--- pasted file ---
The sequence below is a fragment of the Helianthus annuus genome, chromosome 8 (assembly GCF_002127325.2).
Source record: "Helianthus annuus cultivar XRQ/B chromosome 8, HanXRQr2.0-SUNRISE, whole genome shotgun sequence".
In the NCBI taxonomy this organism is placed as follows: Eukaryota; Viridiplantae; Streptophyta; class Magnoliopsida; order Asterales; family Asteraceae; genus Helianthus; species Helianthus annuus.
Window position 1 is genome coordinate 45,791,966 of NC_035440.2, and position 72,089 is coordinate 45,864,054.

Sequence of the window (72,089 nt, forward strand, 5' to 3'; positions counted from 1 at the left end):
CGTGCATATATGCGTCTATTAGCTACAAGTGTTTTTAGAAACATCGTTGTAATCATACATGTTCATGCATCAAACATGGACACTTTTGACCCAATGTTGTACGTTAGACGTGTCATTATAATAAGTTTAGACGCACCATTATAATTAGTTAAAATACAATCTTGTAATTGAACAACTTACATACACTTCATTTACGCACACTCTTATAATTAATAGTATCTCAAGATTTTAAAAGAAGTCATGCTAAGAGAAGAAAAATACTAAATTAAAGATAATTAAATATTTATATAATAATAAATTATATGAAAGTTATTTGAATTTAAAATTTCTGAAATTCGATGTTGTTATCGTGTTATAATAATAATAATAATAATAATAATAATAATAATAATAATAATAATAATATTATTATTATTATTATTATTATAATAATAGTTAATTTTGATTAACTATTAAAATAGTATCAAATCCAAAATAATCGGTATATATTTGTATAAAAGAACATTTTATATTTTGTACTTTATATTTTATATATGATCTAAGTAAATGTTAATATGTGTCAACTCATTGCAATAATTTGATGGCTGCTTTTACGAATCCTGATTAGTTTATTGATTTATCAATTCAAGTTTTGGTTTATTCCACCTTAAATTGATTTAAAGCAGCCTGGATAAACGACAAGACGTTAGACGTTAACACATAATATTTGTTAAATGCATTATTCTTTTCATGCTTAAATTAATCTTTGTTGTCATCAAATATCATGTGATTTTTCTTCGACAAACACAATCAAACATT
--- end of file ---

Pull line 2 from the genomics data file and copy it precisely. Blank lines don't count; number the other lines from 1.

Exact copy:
Source record: "Helianthus annuus cultivar XRQ/B chromosome 8, HanXRQr2.0-SUNRISE, whole genome shotgun sequence".